“Our organization is committed to making sure all children in Metro Detroit get the start they deserve, whether that is providing them with new clothes and school supplies for starting the academic year or offering comfort in the form of cozy blankets to sick children or those in foster care. This fundraiser will ensure that these projects remain strong and effective.” 

Artistic Director and President of the Detroit Youth Choir Anthony White said his young singers were very grateful for the opportunity to headline the concert. 

“To perform for NCJW will be an amazing opportunity to share our gifts and talents to a brand-new audience,” he explained. 

Since 2014, NCJW|MI has organized the Back 2 School Store event, where low-income pre-identified Detroit children are provided with their own personal shopper to choose the appropriate coat, clothing and school supplies. In 2019, 748 children attended the event.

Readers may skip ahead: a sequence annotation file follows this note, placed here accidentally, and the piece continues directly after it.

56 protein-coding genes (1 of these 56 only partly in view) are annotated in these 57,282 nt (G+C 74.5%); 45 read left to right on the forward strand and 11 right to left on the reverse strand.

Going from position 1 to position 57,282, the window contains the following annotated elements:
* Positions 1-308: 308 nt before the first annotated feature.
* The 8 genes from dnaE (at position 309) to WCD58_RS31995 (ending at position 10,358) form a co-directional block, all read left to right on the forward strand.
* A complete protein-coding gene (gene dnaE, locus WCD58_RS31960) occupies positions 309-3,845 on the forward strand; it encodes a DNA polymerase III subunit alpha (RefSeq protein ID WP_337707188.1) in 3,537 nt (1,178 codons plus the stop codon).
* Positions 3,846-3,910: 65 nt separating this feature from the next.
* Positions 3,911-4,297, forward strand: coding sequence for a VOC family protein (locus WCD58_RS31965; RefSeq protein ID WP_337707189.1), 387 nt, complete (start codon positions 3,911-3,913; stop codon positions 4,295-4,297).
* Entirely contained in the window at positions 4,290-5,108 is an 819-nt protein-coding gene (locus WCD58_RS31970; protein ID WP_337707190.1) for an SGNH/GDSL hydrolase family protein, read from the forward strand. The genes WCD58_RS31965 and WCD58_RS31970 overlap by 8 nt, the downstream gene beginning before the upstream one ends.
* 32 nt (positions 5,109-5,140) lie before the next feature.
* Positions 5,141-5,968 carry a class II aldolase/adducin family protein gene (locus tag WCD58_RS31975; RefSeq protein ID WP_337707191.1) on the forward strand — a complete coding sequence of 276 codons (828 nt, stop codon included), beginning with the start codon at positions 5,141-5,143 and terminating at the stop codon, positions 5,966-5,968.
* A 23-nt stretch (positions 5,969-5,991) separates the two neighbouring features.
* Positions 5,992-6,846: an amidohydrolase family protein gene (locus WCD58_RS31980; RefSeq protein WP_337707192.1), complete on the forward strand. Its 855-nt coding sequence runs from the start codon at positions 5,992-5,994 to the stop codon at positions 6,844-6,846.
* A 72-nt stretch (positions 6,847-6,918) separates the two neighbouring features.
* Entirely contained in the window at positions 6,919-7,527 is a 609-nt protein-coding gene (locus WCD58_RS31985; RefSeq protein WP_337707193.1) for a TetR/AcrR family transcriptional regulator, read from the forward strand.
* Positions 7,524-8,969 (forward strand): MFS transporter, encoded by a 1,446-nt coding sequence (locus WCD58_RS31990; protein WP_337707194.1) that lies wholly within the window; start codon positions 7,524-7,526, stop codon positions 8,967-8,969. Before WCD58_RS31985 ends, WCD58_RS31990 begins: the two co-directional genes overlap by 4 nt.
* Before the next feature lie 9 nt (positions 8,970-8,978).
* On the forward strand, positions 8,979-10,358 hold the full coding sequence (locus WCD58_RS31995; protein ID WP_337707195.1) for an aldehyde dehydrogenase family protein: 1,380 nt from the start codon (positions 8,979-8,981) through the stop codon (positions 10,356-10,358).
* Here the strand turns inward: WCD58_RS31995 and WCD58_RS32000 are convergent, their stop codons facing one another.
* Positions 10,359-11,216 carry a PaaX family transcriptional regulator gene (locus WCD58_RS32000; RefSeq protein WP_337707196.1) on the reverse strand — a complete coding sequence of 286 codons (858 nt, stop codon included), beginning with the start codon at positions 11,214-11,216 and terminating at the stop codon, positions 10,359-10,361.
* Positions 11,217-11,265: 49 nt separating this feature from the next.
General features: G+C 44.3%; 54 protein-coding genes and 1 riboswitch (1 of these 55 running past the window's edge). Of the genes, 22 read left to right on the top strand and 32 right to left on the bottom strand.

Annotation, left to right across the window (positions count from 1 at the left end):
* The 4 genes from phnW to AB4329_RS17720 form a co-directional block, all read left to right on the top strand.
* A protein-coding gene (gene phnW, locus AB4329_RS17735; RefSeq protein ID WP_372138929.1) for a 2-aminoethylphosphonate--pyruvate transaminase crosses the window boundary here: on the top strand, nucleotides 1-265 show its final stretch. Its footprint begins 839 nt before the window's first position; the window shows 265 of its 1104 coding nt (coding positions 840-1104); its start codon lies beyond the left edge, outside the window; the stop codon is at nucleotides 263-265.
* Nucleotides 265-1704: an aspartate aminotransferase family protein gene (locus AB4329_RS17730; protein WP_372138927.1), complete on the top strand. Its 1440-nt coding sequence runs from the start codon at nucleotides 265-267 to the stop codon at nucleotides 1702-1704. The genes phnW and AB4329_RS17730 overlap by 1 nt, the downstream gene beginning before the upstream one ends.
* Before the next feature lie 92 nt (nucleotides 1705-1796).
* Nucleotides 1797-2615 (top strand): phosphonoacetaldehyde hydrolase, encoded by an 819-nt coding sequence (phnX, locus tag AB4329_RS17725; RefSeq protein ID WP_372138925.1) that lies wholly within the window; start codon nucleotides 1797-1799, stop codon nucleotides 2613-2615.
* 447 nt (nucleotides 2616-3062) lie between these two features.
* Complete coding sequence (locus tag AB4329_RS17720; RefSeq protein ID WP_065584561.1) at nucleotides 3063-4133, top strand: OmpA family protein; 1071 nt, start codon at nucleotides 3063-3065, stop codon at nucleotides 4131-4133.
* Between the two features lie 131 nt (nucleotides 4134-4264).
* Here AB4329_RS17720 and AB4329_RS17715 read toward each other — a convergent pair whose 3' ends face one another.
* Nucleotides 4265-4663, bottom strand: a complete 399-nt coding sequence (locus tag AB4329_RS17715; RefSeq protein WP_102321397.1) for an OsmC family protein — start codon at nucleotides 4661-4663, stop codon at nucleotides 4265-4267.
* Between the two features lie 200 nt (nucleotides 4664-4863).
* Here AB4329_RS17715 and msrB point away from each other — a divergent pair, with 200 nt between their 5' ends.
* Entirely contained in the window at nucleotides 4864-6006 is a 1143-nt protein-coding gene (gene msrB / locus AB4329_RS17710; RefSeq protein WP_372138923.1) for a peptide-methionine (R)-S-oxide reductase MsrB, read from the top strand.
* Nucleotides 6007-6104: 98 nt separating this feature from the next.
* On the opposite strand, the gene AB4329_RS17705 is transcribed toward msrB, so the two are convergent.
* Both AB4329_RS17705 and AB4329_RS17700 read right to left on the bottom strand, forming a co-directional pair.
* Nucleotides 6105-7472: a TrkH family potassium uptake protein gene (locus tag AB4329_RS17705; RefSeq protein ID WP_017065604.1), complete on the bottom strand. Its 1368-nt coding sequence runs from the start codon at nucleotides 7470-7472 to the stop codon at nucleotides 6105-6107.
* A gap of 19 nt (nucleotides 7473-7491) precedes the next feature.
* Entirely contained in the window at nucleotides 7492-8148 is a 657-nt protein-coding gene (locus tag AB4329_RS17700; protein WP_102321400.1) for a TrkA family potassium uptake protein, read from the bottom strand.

Braylon Benford with personal shopper volunteer Mariene Kravetzker
Braylon Benford with personal shopper volunteer Mariene Kravetzker. NCJW

Due to the pandemic, the program has been modified with clothing and supplies being distributed to children via agencies. This month, 900 Detroit children will go back to school with clothing and supplies from the Back 2 School store program and 1,350 low-income and homeless students in Oakland County will receive filled backpacks. 

Last year, more than 300 low-income children in Metro Detroit, identified by 19 local agencies, nonprofit organizations and schools, received new winter coats, socks, mittens and PJ bottoms, in a drive-through event called “Wrapped in Warmth.” Money raised at the concert will be used to support programs such as these. 

Children’s pajamas for “Wrapped in Warmth,” 2021
Children’s pajamas for “Wrapped in Warmth,” 2021 NCJW

Tickets for the concert cost $36 for adults, $10 for children ages 6 to 19 and free for children 5 and under. Patron tickets are $75. 

To register for the concert, go to ncjwmi.org or call (248) 355-3300, ext. 0.